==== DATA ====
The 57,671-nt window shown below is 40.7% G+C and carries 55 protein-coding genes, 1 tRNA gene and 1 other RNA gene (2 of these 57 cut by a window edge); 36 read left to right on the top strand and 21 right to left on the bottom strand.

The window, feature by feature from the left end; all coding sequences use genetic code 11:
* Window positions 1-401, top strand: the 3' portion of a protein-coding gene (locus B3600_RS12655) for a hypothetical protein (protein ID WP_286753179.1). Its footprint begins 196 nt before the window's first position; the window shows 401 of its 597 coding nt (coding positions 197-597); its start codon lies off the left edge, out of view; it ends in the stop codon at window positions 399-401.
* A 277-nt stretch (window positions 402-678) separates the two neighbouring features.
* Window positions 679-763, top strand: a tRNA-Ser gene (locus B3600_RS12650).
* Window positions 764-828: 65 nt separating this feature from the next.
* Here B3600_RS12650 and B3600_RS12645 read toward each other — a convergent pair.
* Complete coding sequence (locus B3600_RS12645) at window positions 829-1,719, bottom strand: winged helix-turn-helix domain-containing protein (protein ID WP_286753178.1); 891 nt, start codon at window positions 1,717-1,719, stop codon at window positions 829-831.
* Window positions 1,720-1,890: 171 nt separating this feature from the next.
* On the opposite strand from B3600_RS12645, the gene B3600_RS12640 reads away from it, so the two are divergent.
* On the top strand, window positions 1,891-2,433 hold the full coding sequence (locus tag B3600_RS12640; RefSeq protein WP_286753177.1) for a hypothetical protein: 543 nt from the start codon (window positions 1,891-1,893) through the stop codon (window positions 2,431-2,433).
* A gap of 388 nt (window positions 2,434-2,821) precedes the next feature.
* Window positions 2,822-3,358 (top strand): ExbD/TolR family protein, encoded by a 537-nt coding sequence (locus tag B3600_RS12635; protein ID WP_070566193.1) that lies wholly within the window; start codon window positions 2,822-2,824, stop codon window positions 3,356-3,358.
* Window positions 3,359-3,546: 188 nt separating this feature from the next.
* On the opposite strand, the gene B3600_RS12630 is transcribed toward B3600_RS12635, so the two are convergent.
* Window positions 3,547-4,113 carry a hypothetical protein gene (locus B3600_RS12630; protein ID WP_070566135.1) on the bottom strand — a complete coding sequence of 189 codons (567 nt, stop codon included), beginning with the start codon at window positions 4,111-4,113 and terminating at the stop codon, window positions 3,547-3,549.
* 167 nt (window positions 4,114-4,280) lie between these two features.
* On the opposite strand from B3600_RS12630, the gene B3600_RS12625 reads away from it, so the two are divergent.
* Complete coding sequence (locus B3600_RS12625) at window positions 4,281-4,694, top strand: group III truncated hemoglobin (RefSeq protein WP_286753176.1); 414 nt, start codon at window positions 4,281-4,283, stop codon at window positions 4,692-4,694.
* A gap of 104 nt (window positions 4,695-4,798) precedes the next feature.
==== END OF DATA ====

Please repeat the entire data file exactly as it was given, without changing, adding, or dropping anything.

The 57,671-nt window shown below is 40.7% G+C and carries 55 protein-coding genes, 1 tRNA gene and 1 other RNA gene (2 of these 57 cut by a window edge); 36 read left to right on the top strand and 21 right to left on the bottom strand.

The window, feature by feature from the left end; all coding sequences use genetic code 11:
* Window positions 1-401, top strand: the 3' portion of a protein-coding gene (locus B3600_RS12655) for a hypothetical protein (protein ID WP_286753179.1). Its footprint begins 196 nt before the window's first position; the window shows 401 of its 597 coding nt (coding positions 197-597); its start codon lies off the left edge, out of view; it ends in the stop codon at window positions 399-401.
* A 277-nt stretch (window positions 402-678) separates the two neighbouring features.
* Window positions 679-763, top strand: a tRNA-Ser gene (locus B3600_RS12650).
* Window positions 764-828: 65 nt separating this feature from the next.
* Here B3600_RS12650 and B3600_RS12645 read toward each other — a convergent pair.
* Complete coding sequence (locus B3600_RS12645) at window positions 829-1,719, bottom strand: winged helix-turn-helix domain-containing protein (protein ID WP_286753178.1); 891 nt, start codon at window positions 1,717-1,719, stop codon at window positions 829-831.
* Window positions 1,720-1,890: 171 nt separating this feature from the next.
* On the opposite strand from B3600_RS12645, the gene B3600_RS12640 reads away from it, so the two are divergent.
* On the top strand, window positions 1,891-2,433 hold the full coding sequence (locus tag B3600_RS12640; RefSeq protein WP_286753177.1) for a hypothetical protein: 543 nt from the start codon (window positions 1,891-1,893) through the stop codon (window positions 2,431-2,433).
* A gap of 388 nt (window positions 2,434-2,821) precedes the next feature.
* Window positions 2,822-3,358 (top strand): ExbD/TolR family protein, encoded by a 537-nt coding sequence (locus tag B3600_RS12635; protein ID WP_070566193.1) that lies wholly within the window; start codon window positions 2,822-2,824, stop codon window positions 3,356-3,358.
* Window positions 3,359-3,546: 188 nt separating this feature from the next.
* On the opposite strand, the gene B3600_RS12630 is transcribed toward B3600_RS12635, so the two are convergent.
* Window positions 3,547-4,113 carry a hypothetical protein gene (locus B3600_RS12630; protein ID WP_070566135.1) on the bottom strand — a complete coding sequence of 189 codons (567 nt, stop codon included), beginning with the start codon at window positions 4,111-4,113 and terminating at the stop codon, window positions 3,547-3,549.
* 167 nt (window positions 4,114-4,280) lie between these two features.
* On the opposite strand from B3600_RS12630, the gene B3600_RS12625 reads away from it, so the two are divergent.
* Complete coding sequence (locus B3600_RS12625) at window positions 4,281-4,694, top strand: group III truncated hemoglobin (RefSeq protein WP_286753176.1); 414 nt, start codon at window positions 4,281-4,283, stop codon at window positions 4,692-4,694.
* A gap of 104 nt (window positions 4,695-4,798) precedes the next feature.